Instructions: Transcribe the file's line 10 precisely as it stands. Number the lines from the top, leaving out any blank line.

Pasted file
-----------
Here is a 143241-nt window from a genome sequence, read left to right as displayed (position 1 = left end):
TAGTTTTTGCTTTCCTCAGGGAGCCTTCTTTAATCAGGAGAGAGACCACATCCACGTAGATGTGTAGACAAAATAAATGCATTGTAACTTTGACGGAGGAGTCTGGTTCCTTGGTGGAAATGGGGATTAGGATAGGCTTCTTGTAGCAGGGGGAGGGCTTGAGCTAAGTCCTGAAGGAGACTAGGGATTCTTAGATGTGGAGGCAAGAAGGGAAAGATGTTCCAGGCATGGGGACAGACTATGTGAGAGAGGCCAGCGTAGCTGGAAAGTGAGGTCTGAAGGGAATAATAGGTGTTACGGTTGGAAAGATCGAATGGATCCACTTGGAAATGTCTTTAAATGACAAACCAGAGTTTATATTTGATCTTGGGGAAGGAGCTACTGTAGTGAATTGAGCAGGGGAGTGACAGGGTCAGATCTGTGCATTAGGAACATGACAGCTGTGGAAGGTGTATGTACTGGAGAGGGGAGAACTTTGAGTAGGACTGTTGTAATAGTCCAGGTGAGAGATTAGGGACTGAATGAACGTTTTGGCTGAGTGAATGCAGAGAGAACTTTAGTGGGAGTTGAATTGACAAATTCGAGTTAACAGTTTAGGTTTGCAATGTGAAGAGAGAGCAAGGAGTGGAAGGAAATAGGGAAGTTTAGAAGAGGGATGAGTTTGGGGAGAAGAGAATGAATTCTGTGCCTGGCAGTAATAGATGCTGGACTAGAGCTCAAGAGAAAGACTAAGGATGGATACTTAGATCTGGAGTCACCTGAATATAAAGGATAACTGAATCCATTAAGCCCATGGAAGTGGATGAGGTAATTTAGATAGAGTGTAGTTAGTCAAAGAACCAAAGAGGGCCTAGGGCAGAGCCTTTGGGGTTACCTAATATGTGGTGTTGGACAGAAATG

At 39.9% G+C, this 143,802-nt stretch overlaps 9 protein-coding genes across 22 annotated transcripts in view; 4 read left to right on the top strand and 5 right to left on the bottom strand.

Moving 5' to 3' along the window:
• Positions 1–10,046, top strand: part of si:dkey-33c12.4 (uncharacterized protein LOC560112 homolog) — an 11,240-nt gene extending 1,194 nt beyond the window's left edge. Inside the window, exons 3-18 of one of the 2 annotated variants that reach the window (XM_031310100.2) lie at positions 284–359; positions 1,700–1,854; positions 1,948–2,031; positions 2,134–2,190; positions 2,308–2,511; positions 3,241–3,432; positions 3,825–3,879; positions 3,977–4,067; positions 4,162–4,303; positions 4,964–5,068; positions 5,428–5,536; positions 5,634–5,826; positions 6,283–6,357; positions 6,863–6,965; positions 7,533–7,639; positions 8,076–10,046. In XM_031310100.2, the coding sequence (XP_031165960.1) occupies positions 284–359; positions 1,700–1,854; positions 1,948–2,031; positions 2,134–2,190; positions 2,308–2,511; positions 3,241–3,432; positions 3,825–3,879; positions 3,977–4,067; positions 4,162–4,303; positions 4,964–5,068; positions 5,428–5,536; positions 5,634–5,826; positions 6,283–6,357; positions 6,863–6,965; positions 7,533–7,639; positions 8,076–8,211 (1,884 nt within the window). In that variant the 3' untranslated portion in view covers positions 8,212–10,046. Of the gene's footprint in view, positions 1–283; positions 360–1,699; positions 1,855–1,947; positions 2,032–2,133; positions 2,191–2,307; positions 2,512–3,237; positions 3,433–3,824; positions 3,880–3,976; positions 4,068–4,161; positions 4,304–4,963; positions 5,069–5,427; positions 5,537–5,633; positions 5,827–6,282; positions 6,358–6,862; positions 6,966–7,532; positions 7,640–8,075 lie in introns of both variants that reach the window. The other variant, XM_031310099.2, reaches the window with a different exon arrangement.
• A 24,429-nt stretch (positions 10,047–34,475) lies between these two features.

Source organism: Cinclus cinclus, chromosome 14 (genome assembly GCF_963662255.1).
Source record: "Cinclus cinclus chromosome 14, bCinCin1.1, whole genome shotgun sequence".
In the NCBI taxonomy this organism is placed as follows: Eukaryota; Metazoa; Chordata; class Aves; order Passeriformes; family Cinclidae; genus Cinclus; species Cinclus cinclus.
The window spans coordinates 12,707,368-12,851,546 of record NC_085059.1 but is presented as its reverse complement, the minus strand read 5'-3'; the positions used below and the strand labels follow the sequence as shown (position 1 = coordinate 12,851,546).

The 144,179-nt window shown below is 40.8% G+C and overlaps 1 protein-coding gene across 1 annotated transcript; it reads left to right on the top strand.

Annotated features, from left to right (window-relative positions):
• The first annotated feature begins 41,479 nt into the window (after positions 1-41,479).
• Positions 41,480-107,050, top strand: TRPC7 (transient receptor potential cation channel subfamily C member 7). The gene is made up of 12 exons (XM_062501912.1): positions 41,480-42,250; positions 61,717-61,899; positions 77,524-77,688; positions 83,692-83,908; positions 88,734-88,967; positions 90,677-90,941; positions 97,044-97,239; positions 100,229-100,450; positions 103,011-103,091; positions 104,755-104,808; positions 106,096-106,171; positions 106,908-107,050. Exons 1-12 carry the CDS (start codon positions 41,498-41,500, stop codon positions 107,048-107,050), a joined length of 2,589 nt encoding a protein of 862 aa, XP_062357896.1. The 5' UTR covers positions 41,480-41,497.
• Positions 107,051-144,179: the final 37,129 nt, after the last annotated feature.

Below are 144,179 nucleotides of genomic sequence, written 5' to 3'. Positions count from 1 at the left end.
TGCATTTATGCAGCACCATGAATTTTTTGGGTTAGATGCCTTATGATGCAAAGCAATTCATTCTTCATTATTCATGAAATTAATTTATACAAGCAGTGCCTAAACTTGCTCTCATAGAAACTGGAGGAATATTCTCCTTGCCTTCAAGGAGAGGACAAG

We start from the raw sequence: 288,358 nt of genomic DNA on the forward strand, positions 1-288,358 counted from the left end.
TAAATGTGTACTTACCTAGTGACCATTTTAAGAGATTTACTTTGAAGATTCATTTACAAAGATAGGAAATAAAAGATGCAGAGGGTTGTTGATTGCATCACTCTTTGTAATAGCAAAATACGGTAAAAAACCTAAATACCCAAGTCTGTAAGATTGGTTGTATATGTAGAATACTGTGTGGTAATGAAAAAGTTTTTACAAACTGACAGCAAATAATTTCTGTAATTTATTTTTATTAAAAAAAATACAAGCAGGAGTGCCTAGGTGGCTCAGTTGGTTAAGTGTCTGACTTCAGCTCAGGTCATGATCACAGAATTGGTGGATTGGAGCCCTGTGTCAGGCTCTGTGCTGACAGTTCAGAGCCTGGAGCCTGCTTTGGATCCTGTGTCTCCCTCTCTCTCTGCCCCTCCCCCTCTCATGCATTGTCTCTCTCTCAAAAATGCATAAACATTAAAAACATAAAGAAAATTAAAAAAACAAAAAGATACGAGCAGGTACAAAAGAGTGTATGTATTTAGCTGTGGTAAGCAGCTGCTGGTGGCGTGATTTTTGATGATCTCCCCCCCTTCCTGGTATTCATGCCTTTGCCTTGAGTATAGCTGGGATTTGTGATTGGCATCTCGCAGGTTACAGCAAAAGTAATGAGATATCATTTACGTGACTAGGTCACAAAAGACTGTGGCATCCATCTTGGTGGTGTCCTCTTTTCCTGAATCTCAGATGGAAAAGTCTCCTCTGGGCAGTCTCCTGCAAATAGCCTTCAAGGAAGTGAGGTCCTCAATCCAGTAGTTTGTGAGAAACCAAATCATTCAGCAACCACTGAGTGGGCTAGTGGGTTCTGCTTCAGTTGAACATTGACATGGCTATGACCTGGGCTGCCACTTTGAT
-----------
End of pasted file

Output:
The window spans coordinates 12,707,368-12,851,546 of record NC_085059.1 but is presented as its reverse complement, the minus strand read 5'-3'; the positions used below and the strand labels follow the sequence as shown (position 1 = coordinate 12,851,546).